04-09-2019 · Shoebox Project


Between March 1 and May 1, United Way of Greater Atlanta will collect, deliver and distribute more than 30,000 shoeboxes to agencies across its 13-county region.

The annual Shoebox Project has been in existence since 2006. Each of these shoeboxes is filled by local volunteers with donated toiletries like shampoos, soap, toothpaste— also items like washcloths and socks— and these are distributed by agencies to needy people in the area.

The thought behind the project was this: Men, women and children who are experiencing homelessness —it could be temporary or chronic homelessness— are often left without these most basic necessities. These are things that could easily be taken for granted, but could possibly be something that is a barrier preventing a person from improving their lives.

That’s one of the things United Way has been working to reverse over the past 12 years.

 

“The project started as just a Mother’s Day project where people can get together and decorate shoeboxes and drop them off at United Way,” said Brianna Alexander, senior community volunteer manager and director of the Shoebox Project. “We distributed them to agencies that served women, but now that has evolved into men, women and children.”

Groups will often hold massive shoebox parties where volunteers at churches or different offices will come together to pack the boxes, Alexander said. They decorate the boxes and drop them off at one of 18 locations in the 13 counties. Those are all collected and brought to a warehouse space where volunteers will sort through the boxes to make sure there are not any prohibited items such as razors, medicine or food items.

“It is an act that people of any age can get involved in,” Alexander said. “They have little kids and senior citizens creating boxes. It’s a simple way to get involved. It has just become bigger and bigger every year.”

Alexander starts coordination of the project each year around December, and from there she starts solidifying the bigger things like securing a warehouse space and people to pick up the donations. She said United Way will come to your location and pick up the boxes as long as there are up to 150 boxes.

United Way gets boxes from more than 100 agencies. One of which is Gateway Center, a non-profit organization on Pryor Street in Atlanta, that aims to make homelessness rare, brief and non-recurring in the Greater Atlanta area.

The center does this by helping people who are experiencing homelessness move from the street to stable housing. The city provides a place for people who are homeless to come and receive hot meals, showers, medical care up to five days a week, help with employment and it also houses up to 359 men with temporary housing as they look for something more permanent.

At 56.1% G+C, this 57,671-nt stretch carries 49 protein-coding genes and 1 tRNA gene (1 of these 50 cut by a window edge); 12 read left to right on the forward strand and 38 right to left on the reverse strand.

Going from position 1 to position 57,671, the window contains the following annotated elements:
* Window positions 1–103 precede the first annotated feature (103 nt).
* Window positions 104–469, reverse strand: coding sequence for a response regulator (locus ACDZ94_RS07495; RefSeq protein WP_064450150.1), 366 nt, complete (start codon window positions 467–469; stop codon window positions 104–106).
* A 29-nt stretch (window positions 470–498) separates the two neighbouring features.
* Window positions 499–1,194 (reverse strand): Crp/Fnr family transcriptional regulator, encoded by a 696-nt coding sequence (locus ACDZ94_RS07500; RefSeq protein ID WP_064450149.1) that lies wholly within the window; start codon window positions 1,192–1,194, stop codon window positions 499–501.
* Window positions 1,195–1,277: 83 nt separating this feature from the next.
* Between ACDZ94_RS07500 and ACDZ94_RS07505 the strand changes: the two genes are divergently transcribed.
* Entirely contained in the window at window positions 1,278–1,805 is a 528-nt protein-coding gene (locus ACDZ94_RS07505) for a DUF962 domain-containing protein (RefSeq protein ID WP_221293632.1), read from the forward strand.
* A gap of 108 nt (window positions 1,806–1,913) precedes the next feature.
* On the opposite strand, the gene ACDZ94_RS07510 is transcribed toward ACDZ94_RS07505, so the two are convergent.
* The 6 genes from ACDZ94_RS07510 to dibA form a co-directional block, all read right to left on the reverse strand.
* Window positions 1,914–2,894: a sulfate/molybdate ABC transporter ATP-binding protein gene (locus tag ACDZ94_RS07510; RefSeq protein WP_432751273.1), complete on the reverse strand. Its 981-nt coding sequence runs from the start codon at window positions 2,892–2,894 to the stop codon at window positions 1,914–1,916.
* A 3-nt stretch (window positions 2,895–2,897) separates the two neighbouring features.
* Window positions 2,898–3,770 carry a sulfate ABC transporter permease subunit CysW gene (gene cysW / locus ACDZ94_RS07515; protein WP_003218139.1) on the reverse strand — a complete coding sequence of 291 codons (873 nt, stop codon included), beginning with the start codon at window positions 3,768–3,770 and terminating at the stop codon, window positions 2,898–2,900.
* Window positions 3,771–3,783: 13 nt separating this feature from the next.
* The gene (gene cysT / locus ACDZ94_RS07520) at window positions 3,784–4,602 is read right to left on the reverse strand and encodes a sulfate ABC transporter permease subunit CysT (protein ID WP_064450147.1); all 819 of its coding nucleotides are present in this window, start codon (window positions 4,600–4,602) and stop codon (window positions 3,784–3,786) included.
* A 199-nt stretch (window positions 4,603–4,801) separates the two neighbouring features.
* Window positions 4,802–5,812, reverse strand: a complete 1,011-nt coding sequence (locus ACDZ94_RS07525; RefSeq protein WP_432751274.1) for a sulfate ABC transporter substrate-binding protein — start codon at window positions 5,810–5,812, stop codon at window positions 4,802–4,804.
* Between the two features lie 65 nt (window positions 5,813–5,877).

Gateway Center’s building is a massive four-story unit across from the Fulton County Courthouse. The building used to be the old jail. On the bottom floor, people enter through to a front desk where they can receive a towel and toiletries. They can then access a shower— men have access to showers in the mornings and evenings, women can use the showers in the afternoons.

“We have benefited greatly from Shoebox in the past,” said Bec Cranford, director of Community Engagement and Volunteer Services. “At Gateway Center, we have 359 male residents transitioning from homelessness. We also have a second low-barrier shelter with 100 men. We do public services like showers and hygiene kits, telephone and case management and housing assessment.”

Cranford said when the organization first started in July 2005, United Way of Greater Atlanta was their primary donor. She said now United Way provides about 20 percent of their annual budget.

“We’ve been working with Shoebox for as long as I can remember,” Cranford, who has been with Gateway Center for seven years, said. “I went one year and picked up 400 shoeboxes myself from the office in Cobb. Maybe three or four years ago, we went to the warehouse and picked up the leftover items like razors that they couldn’t use.

“In the past, we’ve taken between 500 and 1,000 shoeboxes.”

Alexander said Cranford and Gateway Center have also consistently provided donations to the cause themselves. Cranford said they like to hand out hygiene items when they have an abundance.

“We take a myriad of different items,” Cranford said. “I’m of the opinion that if we’ve got any leftover, then we should try to give that away.”

The Shoebox Project has been an idea that is easy for the community to latch onto, Alexander said. It’s not a hard sell.

These are items that are inexpensive, but they are something that are always needed.

“It helps us put it into perspective,” Alexander said. “We don’t think twice about having toothpaste or deodorant. It’s just another step we take to do to get to work, but this is a good way to introduce philanthropy to people, and it’s a well-rounded opportunity. We’re able to meet the need for our community, and it’s a good way for our stakeholders to get involved.”